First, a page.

STAKEHOLDERS COLLABORATING TO GET CHEAPER HEALTHY FOODS ON BARBADIAN TABLES
By Emmanuel Joseph
The island’s manufacturing sector is collaborating with the Government and other stakeholders to create a more affordable basket of healthy food items for consumers.
President of the Barbados Manufacturers’ Association (BMA) John Marshall revealed to Barbados TODAY that his association and the Ministry of Agriculture and Food Security on Wednesday embarked on the first phase of a joint venture that would allow small farmers to produce cheaper healthier foods and pass on the benefits to consumers.
The move comes against the backdrop of an ongoing public debate that the Government should make healthier foods more affordable rather than tax unhealthy foods.
Marshall said while making healthier foods affordable would not be easy given the world’s focus on producing processed foods in bulk, it is possible and that is what the BMA was aiming for.
“Just today, the Barbados Manufacturers’ Association and the Ministry of Agriculture had a workshop to train small farmers how to turn biowaste into feed pellets for animals to try and reduce the cost of inputs. It is not going to eradicate the need to buy feed from other places but even if it replaces 10 per cent of their source, it could still make a big difference…because the average livestock in Barbados, nearly 50 or 60 per cent of the cost of that animal is feed,” he told Barbados TODAY in an interview.
“If you are a small farmer and 50 per cent of your cost is in feed, the solutions that were presented today would really help them bring some of that cost down…. If you replace 15 per cent of that cost, it could have a significant impact on the cost of the end product to consumers.”
The BMA head also referenced another area in which work is being undertaken to retool manufacturers so the sector can also produce cheaper food products that are healthy.
“For us to be really making certain vegetables and produce cheaper than other places, it requires some different techniques from manufacturing. Ploughing the ground and planting is not really going to make it that much cheaper. We are not going to suddenly make it cheaper. We are going to have to come up with different ways – either aquaponics and things like that – and use different techniques to try and bring the cost down by increasing the yield per acreage, essentially,” he suggested.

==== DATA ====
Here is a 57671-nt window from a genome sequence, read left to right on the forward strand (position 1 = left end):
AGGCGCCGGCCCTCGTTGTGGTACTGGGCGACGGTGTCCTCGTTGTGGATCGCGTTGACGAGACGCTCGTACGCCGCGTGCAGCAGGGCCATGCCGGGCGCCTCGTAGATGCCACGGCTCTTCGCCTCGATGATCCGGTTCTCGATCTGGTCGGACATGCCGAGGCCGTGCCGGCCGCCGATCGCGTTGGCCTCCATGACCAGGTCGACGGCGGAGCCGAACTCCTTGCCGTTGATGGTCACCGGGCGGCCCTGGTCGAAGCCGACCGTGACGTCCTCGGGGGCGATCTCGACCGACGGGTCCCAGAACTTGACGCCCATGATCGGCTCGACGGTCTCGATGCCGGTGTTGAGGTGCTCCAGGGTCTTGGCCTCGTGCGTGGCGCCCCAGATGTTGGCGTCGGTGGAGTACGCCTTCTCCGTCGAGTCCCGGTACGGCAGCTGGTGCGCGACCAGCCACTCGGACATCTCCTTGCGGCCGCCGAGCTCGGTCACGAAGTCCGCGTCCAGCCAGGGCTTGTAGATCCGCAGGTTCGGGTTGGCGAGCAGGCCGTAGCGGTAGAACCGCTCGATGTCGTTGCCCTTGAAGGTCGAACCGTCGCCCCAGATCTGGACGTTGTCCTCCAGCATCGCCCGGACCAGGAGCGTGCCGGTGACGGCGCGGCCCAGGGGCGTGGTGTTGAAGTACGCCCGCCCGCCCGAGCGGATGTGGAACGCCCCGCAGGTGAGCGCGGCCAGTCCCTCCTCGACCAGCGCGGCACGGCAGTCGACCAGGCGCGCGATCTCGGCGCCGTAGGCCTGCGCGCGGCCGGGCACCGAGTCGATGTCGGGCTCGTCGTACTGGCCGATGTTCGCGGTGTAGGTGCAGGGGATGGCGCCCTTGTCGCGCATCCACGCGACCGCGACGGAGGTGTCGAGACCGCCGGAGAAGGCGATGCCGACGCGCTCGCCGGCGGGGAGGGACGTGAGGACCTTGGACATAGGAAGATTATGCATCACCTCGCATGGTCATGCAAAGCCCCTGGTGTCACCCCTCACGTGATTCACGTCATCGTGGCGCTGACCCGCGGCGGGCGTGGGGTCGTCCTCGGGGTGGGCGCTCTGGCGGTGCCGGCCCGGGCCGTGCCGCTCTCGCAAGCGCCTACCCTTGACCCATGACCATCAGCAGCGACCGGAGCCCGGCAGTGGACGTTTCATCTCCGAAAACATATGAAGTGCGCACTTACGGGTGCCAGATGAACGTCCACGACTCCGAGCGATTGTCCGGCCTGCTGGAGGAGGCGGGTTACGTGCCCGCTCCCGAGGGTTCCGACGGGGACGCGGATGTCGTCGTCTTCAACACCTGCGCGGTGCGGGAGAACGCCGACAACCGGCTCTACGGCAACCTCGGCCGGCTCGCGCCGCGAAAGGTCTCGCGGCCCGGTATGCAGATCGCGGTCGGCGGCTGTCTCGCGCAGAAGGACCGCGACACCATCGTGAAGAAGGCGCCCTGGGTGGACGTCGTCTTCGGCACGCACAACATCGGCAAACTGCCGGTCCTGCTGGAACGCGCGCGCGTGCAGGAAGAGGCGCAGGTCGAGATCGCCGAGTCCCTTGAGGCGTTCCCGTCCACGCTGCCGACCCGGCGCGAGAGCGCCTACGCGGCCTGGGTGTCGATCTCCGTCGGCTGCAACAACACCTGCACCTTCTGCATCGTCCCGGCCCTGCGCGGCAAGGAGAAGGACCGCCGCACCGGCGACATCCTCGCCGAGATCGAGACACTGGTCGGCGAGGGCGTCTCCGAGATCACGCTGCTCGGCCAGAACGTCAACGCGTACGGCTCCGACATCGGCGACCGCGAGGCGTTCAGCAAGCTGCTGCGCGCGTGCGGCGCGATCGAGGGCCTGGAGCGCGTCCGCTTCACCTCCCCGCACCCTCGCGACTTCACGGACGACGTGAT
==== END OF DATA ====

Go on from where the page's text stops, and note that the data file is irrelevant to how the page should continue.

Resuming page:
Marshall also argued that the plans which the Government has to try to “bridge the gap” in terms of transportation of produce from Guyana to Barbados would also help.
“It is primarily the transport of getting [items] here that raises the cost. So, if we can get that cost down we can certainly get it to the table much cheaper than it currently is,” the representative for local manufacturers asserted.
In the meantime, he announced that the BMA was collaborating with another state entity to explore lower-cost production of healthy foods.
“We are working with the BIDC [Barbados Investment and Development Corporation] on looking at ways to retool our current machinery and so on, to be able to make products that are healthier for the country,” he disclosed.
“So, we are looking at it from many fronts to see how our current manufacturers and new manufacturers can supply nutritious foods to the country at a lower cost. It is key because we can’t only be talking about . . . people who could barely afford it now to pay more for nutritional food. We have to make sure that it’s at a good cost so we are definitely looking at all types of things to make that happen,” Marshall assured.
The BMA president announced as well, that the manufacturing community is also working with the University of the West Indies (UWI) on various kinds of research that would impact the cost of food products. However, he did not elaborate.
Marshall said while making cheaper nutritious foods available to consumers would not happen overnight, he promised that manufacturers were going all out to try to make it a reality as soon as practical, considering that other entities are involved.
“Ultimately, the goal is to make it happen, so that . . . if you go to a supermarket, that an item that is more nutritional, packed next to an item that is less nutritional, is at an equal or lower cost,” he said, although acknowledging that “we are a good ways away from that”.
He added that the association is working as much as it can with its membership and non-governmental organisations to make that happen.
However, Marshall identified public awareness as the “low-hanging fruit” which can be launched in short order.
“I think one of the first things is really education. There are more nutritional products out there. If you take beverages, for instance, we had the sugar tax which aims to be punitive since you are trying to make sugary items more expensive. But quite often, right next to them on the shelf are items that have much less sugar or no sugar at all at the same or lower prices already,” he said.
“Impulse could really make a big difference to try and make sure the supermarkets give more frontage to the more nutritious items,” Marshall added.